For the record, I believe in God and evolution. Science, to me, is just the pursuit and understanding of God's natural world. I find that more important and interesting than sitting in a church, temple, synagogue, or mosque.

I would argue that religion is actually a group of people who believe in common grounds, it doesn't have to be a god it could be a flying spaghetti monster or just ethical standards.

Far, far too broad. Believing in gravity is a religion by that definition!

You better not let electromagnetism, strong nuclear force, and weak nuclear force know that you're talking up gravity and ignoring them. They'll beat him up again.

The nuclear forces might have mighty punches, but they have no reach worth speaking of. They could flail away all day at gravity and never connect.

Skeptico:

I’m saying that belief isn’t the end all and be all of religion. Religion if and only if belief = False. I like the Wiki definition because it listed beliefs in among (not even first!) other important aspects of religion: narratives, symbols and practices. The whole beginning of the article is worth quoting:

A religion is an organized approach to human spirituality which usually encompasses a set of narratives, symbols, beliefs and practices, often with a supernatural or transcendent quality, that give meaning to the practitioner's experiences of life through reference to a higher power, God or gods, or ultimate truth. It may be expressed through prayer, ritual, meditation, music and art, among other things. It may focus on specific supernatural, metaphysical, and moral claims about reality (the cosmos and human nature) which may yield a set of religious laws, ethics, and a particular lifestyle. Religion also encompasses ancestral or cultural traditions, writings, history, and mythology, as well as personal faith and religious experience.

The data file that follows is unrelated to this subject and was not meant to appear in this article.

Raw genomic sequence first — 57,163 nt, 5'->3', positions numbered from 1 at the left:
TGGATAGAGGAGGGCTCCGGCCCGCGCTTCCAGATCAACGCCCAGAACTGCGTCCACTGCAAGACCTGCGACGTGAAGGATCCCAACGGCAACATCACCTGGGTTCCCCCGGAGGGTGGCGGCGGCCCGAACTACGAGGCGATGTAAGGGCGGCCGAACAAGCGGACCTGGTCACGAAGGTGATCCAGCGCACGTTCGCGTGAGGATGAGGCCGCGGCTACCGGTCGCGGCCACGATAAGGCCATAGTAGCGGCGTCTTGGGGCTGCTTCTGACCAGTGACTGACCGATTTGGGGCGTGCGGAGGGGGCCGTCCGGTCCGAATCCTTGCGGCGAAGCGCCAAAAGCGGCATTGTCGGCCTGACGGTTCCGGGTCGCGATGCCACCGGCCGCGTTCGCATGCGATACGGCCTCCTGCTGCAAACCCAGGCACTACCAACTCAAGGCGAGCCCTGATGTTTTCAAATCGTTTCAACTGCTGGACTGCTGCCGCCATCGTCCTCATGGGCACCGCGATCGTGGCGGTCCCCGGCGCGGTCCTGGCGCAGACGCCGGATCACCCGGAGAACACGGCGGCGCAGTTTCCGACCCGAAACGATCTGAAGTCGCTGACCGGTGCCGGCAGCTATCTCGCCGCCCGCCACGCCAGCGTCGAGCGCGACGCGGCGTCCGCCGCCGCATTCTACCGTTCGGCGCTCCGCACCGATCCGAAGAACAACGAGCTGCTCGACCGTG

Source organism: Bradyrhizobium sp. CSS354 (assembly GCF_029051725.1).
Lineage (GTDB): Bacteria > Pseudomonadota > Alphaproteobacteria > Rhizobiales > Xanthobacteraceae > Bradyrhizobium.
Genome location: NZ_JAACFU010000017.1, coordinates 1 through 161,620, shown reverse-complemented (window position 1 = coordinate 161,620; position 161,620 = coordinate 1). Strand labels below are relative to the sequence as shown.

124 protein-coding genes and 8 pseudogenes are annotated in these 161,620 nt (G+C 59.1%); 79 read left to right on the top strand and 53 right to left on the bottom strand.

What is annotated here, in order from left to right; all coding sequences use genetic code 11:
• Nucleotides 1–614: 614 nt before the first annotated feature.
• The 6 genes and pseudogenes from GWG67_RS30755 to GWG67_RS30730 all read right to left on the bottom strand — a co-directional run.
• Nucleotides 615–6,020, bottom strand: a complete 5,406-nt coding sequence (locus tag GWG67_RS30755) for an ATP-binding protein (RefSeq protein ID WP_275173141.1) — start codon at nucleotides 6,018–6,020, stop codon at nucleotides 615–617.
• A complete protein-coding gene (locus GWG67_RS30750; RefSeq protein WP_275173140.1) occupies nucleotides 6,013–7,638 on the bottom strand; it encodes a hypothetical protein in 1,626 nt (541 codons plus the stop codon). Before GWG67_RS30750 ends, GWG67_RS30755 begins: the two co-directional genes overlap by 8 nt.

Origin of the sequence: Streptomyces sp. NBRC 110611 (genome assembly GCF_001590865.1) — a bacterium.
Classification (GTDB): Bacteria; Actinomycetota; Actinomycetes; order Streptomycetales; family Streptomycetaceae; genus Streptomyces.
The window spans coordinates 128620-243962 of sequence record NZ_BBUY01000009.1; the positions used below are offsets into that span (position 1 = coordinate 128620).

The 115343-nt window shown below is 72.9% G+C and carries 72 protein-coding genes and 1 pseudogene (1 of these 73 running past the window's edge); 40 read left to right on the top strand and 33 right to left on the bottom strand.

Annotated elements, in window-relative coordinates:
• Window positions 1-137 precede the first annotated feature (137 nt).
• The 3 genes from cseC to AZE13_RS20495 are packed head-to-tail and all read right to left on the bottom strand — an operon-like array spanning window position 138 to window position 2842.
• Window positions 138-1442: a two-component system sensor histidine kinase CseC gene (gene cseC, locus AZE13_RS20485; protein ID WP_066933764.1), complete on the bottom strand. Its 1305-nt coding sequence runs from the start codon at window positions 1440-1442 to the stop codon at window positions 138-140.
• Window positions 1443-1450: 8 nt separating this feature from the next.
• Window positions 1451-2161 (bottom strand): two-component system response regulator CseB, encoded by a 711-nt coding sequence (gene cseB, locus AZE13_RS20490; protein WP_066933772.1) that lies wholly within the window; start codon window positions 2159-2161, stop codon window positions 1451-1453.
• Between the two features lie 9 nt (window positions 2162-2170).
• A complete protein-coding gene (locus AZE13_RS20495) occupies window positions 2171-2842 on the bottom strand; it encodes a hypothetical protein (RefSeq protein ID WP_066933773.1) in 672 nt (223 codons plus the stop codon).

The term "religion" refers to both the personal practices related to communal faith and to group rituals and communication stemming from shared conviction. "Religion" is sometimes used interchangeably with "faith" or "belief system," but it is more socially defined than personal convictions, and it entails specific behaviors, respectively.


The practices I listed were meant as an example of how non-Christian religions view actions (even if based on beliefs) as fundamental to their religious practice. Christians can say “I believe that Jesus Christ is the only son of God” and be good Christians without doing anything else. In fact, if they do act contrary to any perceived requirement, they only say sorry to God, double down on the core belief above, and they are redeemed. (Do American Catholics even talk about penance anymore?) As this is getting dragged out, I’m just talking about stuff, rather than tying it back to whether atheism is a religion or not. But my original thought was that most atheists are so thoroughly enmeshed in the Christian mindset (belief is everything) that they over-play belief and under-play practice in talking about religion.

As far as UU, it is a non-creedal religion, so nothing is required to be taken on faith. It is a covenantal religion, so members of a congregation pledge to each other, not to a deity or any church hierarchy. Thus, Unitarian Universalism is the local congregation. They can be quite varied. Some would frown upon even saying the word god. Others have believing Christians as members. The median might be comfortable saying small “g” god, but do not mean anything close to a personal god. The point is that religion is something done with other people, not just having an internal belief.